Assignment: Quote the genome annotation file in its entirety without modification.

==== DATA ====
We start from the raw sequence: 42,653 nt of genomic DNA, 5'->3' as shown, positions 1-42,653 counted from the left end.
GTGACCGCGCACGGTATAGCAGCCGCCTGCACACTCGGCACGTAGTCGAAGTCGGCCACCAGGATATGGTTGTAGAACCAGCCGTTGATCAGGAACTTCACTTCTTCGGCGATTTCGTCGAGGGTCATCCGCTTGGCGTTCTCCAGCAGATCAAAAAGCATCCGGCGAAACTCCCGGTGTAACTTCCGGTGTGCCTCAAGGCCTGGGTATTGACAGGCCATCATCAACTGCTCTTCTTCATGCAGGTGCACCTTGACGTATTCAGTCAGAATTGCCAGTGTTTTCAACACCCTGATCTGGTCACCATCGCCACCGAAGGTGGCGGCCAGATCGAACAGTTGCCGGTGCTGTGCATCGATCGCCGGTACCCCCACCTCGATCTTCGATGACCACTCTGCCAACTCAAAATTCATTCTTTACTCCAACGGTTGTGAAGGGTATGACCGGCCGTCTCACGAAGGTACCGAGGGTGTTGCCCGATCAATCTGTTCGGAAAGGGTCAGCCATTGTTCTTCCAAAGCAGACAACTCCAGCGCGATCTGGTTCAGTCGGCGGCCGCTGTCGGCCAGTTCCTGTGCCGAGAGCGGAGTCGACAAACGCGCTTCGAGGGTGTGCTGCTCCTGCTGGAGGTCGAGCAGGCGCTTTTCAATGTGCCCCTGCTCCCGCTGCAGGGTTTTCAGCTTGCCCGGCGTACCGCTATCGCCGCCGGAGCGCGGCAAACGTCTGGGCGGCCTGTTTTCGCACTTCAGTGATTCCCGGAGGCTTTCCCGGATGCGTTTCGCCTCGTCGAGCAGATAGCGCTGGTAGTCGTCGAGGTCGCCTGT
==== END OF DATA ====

We start from the raw sequence: 42,653 nt of genomic DNA, 5'->3' as shown, positions 1-42,653 counted from the left end.
GTGACCGCGCACGGTATAGCAGCCGCCTGCACACTCGGCACGTAGTCGAAGTCGGCCACCAGGATATGGTTGTAGAACCAGCCGTTGATCAGGAACTTCACTTCTTCGGCGATTTCGTCGAGGGTCATCCGCTTGGCGTTCTCCAGCAGATCAAAAAGCATCCGGCGAAACTCCCGGTGTAACTTCCGGTGTGCCTCAAGGCCTGGGTATTGACAGGCCATCATCAACTGCTCTTCTTCATGCAGGTGCACCTTGACGTATTCAGTCAGAATTGCCAGTGTTTTCAACACCCTGATCTGGTCACCATCGCCACCGAAGGTGGCGGCCAGATCGAACAGTTGCCGGTGCTGTGCATCGATCGCCGGTACCCCCACCTCGATCTTCGATGACCACTCTGCCAACTCAAAATTCATTCTTTACTCCAACGGTTGTGAAGGGTATGACCGGCCGTCTCACGAAGGTACCGAGGGTGTTGCCCGATCAATCTGTTCGGAAAGGGTCAGCCATTGTTCTTCCAAAGCAGACAACTCCAGCGCGATCTGGTTCAGTCGGCGGCCGCTGTCGGCCAGTTCCTGTGCCGAGAGCGGAGTCGACAAACGCGCTTCGAGGGTGTGCTGCTCCTGCTGGAGGTCGAGCAGGCGCTTTTCAATGTGCCCCTGCTCCCGCTGCAGGGTTTTCAGCTTGCCCGGCGTACCGCTATCGCCGCCGGAGCGCGGCAAACGTCTGGGCGGCCTGTTTTCGCACTTCAGTGATTCCCGGAGGCTTTCCCGGATGCGTTTCGCCTCGTCGAGCAGATAGCGCTGGTAGTCGTCGAGGTCGCCTGT